Florida employees who wish to file a legal claim against an employer for racial discrimination may do so under 42 U.S.C. 1981 or Title VII of the 1964 Civil Rights Act. However, it is important to understand the differences in these two laws so that a legal claim is pursued properly. For example, Title VII deals with multiple protected classes while Section 1981 only prohibits racial and ethnic discrimination.
Another difference in the two is that Section 1981 only prohibits intentional discrimination. Title VII protects against intentional discrimination as well, but it also prohibits disparate impact discrimination. This is a type of discrimination that is not intentional but has the same effect on a protected class.
In order to file a legal claim using Title VII, it is first necessary to have filed a charge with the Equal Employment Opportunity Commission. The statute of limitations for the EEOC is 180 or 300 days, depending on various factors. Section 1981 does not require an EEOC filing and has a statute of limitations of four years. Finally, Section 1981 does not cap damages while Title VII caps punitive and compensatory damages.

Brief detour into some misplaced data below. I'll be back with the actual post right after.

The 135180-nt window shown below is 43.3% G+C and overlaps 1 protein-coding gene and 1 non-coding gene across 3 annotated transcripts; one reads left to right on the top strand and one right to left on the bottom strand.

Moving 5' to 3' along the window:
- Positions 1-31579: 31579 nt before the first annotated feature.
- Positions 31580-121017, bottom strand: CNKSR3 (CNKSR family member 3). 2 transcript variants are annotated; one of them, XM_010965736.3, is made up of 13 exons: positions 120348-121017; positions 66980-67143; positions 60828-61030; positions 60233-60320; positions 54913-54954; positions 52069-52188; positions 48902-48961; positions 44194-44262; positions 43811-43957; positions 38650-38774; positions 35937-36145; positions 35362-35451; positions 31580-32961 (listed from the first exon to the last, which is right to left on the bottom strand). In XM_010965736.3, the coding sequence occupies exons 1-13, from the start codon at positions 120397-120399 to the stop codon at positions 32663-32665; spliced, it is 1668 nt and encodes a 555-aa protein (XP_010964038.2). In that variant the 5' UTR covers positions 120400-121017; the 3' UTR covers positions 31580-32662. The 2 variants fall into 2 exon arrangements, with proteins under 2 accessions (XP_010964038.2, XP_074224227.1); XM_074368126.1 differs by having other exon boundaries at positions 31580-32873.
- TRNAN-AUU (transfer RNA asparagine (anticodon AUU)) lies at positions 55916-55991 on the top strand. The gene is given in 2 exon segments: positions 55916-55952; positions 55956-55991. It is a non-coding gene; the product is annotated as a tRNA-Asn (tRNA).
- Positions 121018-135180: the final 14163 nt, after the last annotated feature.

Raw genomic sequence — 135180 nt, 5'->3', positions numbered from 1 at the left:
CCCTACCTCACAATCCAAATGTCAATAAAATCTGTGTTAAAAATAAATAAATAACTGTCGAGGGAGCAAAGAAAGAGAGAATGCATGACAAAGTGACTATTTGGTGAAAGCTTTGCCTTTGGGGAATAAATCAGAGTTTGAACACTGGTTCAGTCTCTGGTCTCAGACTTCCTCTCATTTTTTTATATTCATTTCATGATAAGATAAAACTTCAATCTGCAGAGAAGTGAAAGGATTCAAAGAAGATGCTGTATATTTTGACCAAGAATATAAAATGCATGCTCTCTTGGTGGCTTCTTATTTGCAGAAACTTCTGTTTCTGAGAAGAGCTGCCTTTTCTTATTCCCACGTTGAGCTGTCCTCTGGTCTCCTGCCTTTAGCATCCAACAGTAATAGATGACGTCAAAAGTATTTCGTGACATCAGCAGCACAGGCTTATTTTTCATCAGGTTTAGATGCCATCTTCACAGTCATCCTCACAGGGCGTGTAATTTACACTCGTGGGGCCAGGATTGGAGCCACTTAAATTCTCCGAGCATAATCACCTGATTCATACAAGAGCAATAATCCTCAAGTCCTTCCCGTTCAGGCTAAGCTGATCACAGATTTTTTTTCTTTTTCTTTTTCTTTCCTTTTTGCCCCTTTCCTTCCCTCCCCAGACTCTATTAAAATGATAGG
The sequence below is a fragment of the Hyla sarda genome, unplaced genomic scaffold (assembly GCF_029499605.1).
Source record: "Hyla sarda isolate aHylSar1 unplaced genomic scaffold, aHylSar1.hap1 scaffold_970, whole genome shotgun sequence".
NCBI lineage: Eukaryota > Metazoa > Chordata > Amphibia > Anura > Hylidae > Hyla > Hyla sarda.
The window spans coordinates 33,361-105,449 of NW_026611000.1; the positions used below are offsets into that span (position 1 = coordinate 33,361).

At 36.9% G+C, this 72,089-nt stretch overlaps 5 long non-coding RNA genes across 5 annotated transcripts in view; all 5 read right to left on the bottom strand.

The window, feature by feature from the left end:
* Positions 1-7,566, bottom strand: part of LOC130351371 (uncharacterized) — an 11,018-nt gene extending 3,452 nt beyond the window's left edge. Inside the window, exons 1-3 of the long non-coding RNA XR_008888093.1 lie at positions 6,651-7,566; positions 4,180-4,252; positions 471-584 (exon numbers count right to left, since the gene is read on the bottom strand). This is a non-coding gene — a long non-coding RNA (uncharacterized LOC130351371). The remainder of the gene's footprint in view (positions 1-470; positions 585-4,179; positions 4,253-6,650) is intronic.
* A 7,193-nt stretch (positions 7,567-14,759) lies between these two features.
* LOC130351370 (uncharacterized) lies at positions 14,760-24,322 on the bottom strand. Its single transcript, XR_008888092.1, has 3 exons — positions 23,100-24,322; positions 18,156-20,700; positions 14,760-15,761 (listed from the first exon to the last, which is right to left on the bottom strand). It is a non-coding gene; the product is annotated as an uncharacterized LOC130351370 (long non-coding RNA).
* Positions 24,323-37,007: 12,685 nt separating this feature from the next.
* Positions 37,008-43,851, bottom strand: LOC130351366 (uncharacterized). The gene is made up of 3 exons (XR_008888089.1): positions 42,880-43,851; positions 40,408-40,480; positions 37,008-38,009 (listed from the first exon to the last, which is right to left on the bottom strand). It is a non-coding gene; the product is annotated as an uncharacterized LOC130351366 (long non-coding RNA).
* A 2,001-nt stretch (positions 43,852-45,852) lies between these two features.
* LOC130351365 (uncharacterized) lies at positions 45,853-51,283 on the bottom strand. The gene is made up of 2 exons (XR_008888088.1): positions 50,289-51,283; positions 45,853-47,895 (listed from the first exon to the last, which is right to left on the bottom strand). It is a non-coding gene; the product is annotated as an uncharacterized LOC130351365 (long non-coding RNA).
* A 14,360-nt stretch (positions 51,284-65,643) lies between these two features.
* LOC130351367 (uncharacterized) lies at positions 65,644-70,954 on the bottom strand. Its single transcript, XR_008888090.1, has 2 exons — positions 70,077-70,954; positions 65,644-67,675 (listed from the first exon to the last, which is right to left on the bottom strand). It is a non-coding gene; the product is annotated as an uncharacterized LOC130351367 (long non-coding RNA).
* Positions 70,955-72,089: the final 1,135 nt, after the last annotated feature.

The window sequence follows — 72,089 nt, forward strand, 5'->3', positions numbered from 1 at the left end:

People who believe they are facing racial discrimination at work might want to seek legal assistance. An employer may try to argue that the treatment of an employee is based on the employee’s performance. An attorney might be able to discuss how best to document the situation and the steps to take in filing a legal claim. For example, positive feedback and strong performance reviews may be useful in disputing an employer’s claim about performance, and documenting instances of discrimination can help show a pattern.